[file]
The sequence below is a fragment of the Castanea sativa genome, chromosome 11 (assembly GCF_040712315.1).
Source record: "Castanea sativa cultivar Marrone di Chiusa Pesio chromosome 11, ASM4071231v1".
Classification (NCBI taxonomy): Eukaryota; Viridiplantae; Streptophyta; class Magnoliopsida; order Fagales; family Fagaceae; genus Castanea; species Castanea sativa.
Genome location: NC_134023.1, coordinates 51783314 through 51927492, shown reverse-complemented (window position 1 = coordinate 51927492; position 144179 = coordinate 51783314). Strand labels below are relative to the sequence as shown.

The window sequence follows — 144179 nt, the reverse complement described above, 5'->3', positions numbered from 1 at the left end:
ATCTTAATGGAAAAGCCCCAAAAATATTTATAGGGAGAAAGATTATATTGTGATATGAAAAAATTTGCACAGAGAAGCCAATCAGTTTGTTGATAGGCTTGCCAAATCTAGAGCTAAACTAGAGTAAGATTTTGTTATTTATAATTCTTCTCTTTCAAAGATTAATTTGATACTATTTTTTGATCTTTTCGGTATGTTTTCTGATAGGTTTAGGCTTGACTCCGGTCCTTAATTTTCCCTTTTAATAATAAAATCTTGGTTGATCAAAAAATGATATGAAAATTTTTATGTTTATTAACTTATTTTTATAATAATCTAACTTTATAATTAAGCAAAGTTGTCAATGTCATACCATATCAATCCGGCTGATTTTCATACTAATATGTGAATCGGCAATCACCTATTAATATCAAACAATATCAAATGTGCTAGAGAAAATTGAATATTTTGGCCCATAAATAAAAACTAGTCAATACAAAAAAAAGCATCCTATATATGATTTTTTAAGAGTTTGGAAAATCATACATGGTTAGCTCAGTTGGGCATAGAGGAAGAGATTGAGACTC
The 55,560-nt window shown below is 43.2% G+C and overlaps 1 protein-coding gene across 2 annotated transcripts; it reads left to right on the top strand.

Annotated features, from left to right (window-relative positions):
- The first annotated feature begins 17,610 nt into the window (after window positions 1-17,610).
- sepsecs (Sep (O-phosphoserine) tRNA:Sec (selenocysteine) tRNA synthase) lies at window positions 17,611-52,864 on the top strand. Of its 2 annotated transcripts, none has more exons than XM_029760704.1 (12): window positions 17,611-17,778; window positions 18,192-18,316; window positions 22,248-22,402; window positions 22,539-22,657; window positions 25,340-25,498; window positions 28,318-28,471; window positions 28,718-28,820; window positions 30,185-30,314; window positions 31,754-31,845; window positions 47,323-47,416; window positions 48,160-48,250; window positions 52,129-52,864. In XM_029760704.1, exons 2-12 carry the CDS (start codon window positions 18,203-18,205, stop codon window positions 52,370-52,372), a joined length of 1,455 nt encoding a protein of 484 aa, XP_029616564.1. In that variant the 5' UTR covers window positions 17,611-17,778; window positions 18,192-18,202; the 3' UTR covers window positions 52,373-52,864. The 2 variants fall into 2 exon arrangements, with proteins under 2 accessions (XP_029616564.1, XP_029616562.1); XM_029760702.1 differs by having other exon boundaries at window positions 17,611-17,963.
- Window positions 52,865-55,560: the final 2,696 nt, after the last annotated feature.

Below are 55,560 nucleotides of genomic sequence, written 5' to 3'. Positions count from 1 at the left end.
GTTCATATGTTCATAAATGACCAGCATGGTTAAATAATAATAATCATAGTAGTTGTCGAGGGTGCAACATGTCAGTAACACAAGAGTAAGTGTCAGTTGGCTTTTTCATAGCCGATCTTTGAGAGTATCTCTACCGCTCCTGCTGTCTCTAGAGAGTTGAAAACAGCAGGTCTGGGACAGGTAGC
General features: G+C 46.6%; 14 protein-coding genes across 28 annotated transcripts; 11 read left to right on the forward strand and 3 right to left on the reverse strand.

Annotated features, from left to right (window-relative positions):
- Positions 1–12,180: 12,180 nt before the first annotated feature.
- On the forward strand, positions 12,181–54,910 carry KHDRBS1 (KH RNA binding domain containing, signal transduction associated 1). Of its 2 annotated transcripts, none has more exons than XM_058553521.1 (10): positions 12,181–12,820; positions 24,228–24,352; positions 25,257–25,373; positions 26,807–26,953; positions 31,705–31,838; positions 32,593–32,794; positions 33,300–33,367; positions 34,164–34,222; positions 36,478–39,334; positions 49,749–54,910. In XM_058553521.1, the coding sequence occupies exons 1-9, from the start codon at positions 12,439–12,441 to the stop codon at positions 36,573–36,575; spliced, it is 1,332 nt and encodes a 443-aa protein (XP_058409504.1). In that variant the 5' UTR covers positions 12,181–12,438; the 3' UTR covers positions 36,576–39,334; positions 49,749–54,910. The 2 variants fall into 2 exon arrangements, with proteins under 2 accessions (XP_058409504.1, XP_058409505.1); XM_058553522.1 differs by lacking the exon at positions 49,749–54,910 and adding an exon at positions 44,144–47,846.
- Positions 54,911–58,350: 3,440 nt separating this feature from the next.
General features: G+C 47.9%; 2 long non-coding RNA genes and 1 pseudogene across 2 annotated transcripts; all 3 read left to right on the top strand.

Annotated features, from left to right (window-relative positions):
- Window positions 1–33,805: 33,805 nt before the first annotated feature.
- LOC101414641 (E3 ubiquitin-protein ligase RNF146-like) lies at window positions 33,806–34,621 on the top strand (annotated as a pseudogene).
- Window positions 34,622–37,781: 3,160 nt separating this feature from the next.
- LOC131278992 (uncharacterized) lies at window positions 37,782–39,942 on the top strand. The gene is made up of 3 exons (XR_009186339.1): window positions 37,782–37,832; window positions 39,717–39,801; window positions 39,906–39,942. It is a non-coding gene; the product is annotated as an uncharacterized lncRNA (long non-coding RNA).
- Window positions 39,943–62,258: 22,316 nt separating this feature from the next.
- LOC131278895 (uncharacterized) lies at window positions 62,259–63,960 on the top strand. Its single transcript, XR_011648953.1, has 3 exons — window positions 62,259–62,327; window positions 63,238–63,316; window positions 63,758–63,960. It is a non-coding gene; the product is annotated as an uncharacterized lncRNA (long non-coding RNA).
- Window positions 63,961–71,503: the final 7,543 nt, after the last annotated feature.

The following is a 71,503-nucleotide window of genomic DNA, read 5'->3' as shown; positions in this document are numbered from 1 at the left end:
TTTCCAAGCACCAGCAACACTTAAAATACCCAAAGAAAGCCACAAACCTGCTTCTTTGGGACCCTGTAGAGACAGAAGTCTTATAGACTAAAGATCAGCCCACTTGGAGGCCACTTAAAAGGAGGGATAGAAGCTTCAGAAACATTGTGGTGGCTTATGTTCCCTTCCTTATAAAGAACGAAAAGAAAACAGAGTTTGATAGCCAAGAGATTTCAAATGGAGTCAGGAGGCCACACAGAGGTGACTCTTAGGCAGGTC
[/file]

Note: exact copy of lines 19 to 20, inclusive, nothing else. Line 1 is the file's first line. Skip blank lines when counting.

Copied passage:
General features: G+C 47.9%; 2 long non-coding RNA genes and 1 pseudogene across 2 annotated transcripts; all 3 read left to right on the top strand.

Annotated features, from left to right (window-relative positions):